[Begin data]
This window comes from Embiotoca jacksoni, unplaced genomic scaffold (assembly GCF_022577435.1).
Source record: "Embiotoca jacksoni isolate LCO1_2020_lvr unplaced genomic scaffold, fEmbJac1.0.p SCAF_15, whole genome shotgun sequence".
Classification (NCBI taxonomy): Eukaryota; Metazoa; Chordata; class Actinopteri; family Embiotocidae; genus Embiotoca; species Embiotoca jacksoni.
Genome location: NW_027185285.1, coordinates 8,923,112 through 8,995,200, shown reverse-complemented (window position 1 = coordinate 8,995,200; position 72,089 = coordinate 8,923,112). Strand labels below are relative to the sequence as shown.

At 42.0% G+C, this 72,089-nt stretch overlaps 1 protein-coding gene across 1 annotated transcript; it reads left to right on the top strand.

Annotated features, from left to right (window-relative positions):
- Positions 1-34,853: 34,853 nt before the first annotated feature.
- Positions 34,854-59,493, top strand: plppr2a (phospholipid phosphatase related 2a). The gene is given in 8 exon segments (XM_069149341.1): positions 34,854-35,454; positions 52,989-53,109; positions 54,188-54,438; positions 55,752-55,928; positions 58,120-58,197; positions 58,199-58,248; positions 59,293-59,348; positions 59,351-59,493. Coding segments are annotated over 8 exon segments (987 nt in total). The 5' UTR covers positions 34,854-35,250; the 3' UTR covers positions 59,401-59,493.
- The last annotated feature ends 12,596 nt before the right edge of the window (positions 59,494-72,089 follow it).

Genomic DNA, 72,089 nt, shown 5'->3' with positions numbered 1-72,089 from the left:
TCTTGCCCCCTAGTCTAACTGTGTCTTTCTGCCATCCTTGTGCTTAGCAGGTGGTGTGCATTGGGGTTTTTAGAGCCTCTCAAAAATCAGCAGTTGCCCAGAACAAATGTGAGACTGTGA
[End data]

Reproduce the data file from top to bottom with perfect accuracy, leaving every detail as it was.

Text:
This window comes from Embiotoca jacksoni, unplaced genomic scaffold (assembly GCF_022577435.1).
Source record: "Embiotoca jacksoni isolate LCO1_2020_lvr unplaced genomic scaffold, fEmbJac1.0.p SCAF_15, whole genome shotgun sequence".
Classification (NCBI taxonomy): Eukaryota; Metazoa; Chordata; class Actinopteri; family Embiotocidae; genus Embiotoca; species Embiotoca jacksoni.
Genome location: NW_027185285.1, coordinates 8,923,112 through 8,995,200, shown reverse-complemented (window position 1 = coordinate 8,995,200; position 72,089 = coordinate 8,923,112). Strand labels below are relative to the sequence as shown.

At 42.0% G+C, this 72,089-nt stretch overlaps 1 protein-coding gene across 1 annotated transcript; it reads left to right on the top strand.

Annotated features, from left to right (window-relative positions):
- Positions 1-34,853: 34,853 nt before the first annotated feature.
- Positions 34,854-59,493, top strand: plppr2a (phospholipid phosphatase related 2a). The gene is given in 8 exon segments (XM_069149341.1): positions 34,854-35,454; positions 52,989-53,109; positions 54,188-54,438; positions 55,752-55,928; positions 58,120-58,197; positions 58,199-58,248; positions 59,293-59,348; positions 59,351-59,493. Coding segments are annotated over 8 exon segments (987 nt in total). The 5' UTR covers positions 34,854-35,250; the 3' UTR covers positions 59,401-59,493.
- The last annotated feature ends 12,596 nt before the right edge of the window (positions 59,494-72,089 follow it).

Genomic DNA, 72,089 nt, shown 5'->3' with positions numbered 1-72,089 from the left:
TCTTGCCCCCTAGTCTAACTGTGTCTTTCTGCCATCCTTGTGCTTAGCAGGTGGTGTGCATTGGGGTTTTTAGAGCCTCTCAAAAATCAGCAGTTGCCCAGAACAAATGTGAGACTGTGA